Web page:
System Protection with SMF
- 3.1 Service Management Facility (SMF)
- 3.2 How SMF Configuration Works
- 3.3 Modifying Solaris Services Defaults
- Further Reading
3.1 Service Management Facility (SMF)
SMF provides a more powerful administrative interface for Solaris services than the traditional UNIX run-control scripts.
Solaris services are executables such as system processes, daemons, applications, and scripts. Database software, Web server software, and site-specific scripts can be controlled by SMF. SMF provides simple, fast, and visible administration through the following features.
- Services can be enabled, disabled, or restarted with one administrative command, svcadm.
- Failed services are restarted automatically in dependency order. The source of the failure does not affect the automatic restart.
- Service objects can be viewed and managed with commands such as svcs, svcadm, and svccfg.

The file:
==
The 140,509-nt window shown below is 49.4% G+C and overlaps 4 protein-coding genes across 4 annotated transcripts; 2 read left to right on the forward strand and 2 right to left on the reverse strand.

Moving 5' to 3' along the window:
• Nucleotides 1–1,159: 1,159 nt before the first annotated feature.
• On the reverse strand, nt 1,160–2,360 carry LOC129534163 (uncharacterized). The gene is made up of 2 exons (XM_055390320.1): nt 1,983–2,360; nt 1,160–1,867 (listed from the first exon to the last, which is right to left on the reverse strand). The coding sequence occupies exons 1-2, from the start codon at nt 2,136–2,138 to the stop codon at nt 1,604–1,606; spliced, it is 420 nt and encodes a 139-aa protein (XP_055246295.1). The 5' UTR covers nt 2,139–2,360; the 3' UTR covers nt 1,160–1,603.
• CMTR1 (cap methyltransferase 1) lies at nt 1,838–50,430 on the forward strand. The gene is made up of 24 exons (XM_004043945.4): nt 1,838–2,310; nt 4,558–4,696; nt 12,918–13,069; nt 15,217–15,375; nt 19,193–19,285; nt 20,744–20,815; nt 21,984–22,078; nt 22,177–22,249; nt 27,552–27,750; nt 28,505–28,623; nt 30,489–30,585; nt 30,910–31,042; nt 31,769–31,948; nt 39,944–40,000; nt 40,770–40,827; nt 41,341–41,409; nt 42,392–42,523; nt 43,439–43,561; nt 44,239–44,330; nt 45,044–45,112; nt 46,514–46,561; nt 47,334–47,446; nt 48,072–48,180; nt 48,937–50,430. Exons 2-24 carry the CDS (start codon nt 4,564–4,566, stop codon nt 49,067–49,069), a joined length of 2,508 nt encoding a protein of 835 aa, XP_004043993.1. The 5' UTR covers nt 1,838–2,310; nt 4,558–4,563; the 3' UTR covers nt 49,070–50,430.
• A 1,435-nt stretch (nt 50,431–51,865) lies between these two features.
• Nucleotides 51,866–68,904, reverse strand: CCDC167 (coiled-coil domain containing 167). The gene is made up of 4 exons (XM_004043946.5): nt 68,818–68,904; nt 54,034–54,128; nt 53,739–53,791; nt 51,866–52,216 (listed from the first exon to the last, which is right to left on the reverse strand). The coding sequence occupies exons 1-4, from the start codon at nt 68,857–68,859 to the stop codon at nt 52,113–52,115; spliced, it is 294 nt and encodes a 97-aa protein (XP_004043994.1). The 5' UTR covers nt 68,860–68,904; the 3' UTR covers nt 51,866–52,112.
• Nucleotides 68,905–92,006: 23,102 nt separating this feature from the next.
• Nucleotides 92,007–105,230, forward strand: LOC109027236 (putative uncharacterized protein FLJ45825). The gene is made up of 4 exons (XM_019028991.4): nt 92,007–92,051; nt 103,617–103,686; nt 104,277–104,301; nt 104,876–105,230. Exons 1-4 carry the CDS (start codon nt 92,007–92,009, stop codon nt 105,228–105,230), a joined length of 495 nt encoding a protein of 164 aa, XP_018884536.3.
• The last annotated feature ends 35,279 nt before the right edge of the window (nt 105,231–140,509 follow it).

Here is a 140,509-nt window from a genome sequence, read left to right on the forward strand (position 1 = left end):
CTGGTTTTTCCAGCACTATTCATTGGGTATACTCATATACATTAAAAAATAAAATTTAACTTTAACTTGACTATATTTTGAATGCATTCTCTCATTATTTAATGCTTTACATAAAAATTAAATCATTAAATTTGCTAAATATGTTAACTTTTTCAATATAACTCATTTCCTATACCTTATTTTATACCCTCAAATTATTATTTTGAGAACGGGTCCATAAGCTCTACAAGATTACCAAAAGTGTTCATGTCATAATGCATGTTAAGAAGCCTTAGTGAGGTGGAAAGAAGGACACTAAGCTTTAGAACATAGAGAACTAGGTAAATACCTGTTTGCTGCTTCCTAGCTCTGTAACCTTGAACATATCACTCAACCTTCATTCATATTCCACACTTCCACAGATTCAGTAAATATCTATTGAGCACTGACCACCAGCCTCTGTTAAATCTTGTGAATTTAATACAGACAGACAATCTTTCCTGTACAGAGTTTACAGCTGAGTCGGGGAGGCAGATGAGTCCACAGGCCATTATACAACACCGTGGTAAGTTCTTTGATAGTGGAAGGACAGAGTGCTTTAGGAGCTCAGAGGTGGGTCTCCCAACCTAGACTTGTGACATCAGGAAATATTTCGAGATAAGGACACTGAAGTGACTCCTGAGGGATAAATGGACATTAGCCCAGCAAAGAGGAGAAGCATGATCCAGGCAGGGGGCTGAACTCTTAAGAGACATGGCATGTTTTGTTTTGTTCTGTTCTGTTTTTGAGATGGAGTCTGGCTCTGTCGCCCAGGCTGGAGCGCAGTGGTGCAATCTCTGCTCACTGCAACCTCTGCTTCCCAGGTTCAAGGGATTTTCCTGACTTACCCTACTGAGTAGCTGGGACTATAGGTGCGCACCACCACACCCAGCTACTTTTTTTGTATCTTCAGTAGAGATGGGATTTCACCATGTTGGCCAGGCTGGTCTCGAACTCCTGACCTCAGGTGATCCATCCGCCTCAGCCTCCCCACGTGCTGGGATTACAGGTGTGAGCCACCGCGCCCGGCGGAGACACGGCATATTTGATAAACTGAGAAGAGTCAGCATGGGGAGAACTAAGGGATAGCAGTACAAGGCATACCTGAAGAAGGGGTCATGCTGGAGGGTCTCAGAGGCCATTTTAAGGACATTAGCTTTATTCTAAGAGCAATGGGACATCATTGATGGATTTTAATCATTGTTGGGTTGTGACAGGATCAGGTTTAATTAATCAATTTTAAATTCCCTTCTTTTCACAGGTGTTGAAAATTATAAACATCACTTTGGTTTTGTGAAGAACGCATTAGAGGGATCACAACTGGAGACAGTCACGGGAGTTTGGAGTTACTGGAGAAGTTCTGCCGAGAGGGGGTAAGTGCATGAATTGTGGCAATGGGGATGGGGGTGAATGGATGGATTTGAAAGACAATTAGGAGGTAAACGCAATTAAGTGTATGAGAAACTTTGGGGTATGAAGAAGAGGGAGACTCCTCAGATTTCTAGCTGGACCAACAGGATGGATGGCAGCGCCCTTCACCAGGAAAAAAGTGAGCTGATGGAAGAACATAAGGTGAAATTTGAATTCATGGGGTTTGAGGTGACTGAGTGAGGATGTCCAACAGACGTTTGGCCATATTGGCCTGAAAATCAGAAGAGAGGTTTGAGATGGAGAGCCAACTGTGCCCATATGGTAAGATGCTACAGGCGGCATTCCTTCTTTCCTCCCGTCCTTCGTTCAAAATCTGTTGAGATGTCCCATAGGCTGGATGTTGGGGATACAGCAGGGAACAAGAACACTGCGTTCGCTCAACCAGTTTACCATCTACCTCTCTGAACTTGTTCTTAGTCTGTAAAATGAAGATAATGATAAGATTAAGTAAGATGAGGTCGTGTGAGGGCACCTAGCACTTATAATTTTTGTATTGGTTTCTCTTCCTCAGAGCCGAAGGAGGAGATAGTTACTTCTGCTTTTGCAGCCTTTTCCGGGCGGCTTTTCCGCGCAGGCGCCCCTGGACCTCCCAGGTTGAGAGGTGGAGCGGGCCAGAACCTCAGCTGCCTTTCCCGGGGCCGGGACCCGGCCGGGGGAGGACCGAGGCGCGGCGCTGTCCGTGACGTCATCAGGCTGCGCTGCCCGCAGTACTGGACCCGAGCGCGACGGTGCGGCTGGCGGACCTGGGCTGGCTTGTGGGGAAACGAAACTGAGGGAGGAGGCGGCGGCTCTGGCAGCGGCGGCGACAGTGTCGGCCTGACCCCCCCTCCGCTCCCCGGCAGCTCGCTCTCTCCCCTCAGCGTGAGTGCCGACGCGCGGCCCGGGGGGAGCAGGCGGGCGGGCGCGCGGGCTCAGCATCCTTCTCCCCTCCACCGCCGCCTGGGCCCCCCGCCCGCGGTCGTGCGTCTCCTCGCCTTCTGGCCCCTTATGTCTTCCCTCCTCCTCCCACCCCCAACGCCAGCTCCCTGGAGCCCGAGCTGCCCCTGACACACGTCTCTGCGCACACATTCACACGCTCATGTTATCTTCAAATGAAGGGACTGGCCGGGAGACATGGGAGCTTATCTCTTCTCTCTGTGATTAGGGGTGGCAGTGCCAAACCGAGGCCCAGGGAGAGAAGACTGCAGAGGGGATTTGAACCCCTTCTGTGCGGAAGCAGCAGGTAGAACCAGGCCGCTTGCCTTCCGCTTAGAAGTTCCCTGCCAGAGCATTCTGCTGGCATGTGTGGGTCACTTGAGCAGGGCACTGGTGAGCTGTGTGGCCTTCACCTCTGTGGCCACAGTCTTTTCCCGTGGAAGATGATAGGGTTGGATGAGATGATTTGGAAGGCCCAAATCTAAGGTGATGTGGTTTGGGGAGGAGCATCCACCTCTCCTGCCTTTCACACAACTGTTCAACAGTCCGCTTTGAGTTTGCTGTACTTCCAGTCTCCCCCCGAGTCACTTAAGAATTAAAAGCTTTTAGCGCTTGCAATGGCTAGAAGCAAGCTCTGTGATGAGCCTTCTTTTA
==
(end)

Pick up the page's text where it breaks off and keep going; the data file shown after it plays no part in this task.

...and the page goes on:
- Services are easy to debug. The svcs -x command provides an explanation of why a service is not running. Per-service log files also simplify debugging.
- Services are easy to test, back up, and restore to a particular configuration because configuration states are preserved in service manifests.
- Systems boot and shut down faster because services are started and stopped according to the dependencies between services. Services can be started in parallel.
- Administrators can securely delegate tasks to non-root users who have permissions to administer particular services through RBAC rights profiles, roles, authorizations, or privileges.
- SMF milestones correspond to system init states such as the multiuser run level.
- SMF can be used on a system that is also using traditional UNIX rc scripts. While this practice is not recommended, you can use traditional scripts for some services and use SMF for others. For more information, see the smf(5), svcadm(1M), svcs(1), and svccfg(1M) man pages.
Manifests, or snapshots of each service, are in a central repository. This overall snapshot initializes the system at reboot. You can define a number of manifest collections, which are called profiles. The limited profile was discussed in Chapter 2, "Hardening Solaris Systems." The svccfg apply profile command configures your system with profile.